Difficult Nurses in Clinical: How To Deal!

I recently finished my OB clinical rotation. I can honestly say it was the one of the best clinical experience I have had and that a large part of this was because I was blessed to work with some amazing nurses! These nurses were willing and happy to teach, and treated my classmates and me with respect. I’m going to be honest: not every clinical experience will go this way (unless you get extremely lucky.) I have dealt with nurses who literally shut the door in my face when I try to follow them in a room! Obviously, this does not make for the best clinical experience. However, I have learned how to deal with these situations. We can’t change their attitudes, but we can learn to deal!

You don’t know their personal life

First off, try to not take it personally. Yes, we are taught not to bring our personal lives to the floor, but as you know, this is easier said than done. We do not know what is going on in this nurses personal life that could have her less than thrilled to have a student with him/her. Therefore, try to remember this and be as kind and patient as possible.

Students slow you down

Again, being honest. It takes time to let students do things. It changes up your routine. This shouldn’t keep a nurse from wanting to teach you, but it could. They could be working with more patients than it seems possible to care for in 12 hours. Test, orders, hospital administration, family members all hang over their heads as they try to get things done in a timely manner. They may just feel so overwhelmed they don’t have time to teach. Do what you can and offer to help. Even if that means changing beds or taking someone to the bathroom, do what you can! If you have a clinical instructor who is willing to help, go grab them and see what you two can do to help your nurse. You may be able to hang a new bag of fluids, prep a patient for transfer, or give some medication to help out your overworked and stressed out nurse.

Be prepared

Come in with a smile and a ready to learn attitude! Introduce yourself and let them know you are willing to help in anyway possible! If they’re giving a med, ask if you can give it. If they are starting an IV, ask if you can start it. Offer to do things you can easily do on your own, such as vital signs or filling ice, so she/he can do other things. You have to advocate for your own learning, they are not always going to offer to let you do things, so speak up and ask! If they say no, don’t dwell, let it roll off your back and keep going! Observing is better than nothing. Act professional and happy to be there no matter what happens. If things really get out of hand, notify your instructor.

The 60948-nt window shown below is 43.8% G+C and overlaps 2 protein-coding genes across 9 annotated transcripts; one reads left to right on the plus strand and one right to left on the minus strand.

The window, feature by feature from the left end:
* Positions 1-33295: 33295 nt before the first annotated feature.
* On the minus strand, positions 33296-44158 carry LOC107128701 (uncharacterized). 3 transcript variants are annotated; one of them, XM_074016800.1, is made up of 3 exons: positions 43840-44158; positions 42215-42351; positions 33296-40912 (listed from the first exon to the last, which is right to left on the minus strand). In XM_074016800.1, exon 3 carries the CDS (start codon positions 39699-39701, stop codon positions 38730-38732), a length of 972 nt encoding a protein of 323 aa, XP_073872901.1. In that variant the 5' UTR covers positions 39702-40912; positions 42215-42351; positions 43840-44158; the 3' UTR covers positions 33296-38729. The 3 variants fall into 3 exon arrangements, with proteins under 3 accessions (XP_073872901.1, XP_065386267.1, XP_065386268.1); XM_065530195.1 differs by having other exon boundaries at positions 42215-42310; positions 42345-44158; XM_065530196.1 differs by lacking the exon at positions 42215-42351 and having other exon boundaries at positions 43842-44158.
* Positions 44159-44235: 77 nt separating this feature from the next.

The Real Learning Begins on the Floor

Honestly, just about every nurse I have talked to are all in agreement, you truly learn to be a nurse when you get your license and first job. That is not to say clinical is not a valuable experience! I have seen some amazing things at clinical and got some great experience. However, if you end up with clinical days where they won’t let you observe or do much, don’t panic! You can and will still be a competent nurse. Make the best of it, nursing school and clinical are not forever. Keep the positive attitude and keep it moving!

Happy Monday! 

2 thoughts on “Difficult Nurses in Clinical: How To Deal!”

Success in Clinical – Peace Love Nursing

[…] most likely you will encounter at least one nurse who does not want a student. Check out my post on dealing with difficult nurses in clinicals for some ways to make it through! Good luck with clinicals and please let me know if you have a […]

Preparing for My LAST Semester of Nursing School! – Peace Love Nursing

[…] Difficult Nurses in Clinical: How to Deal! […]

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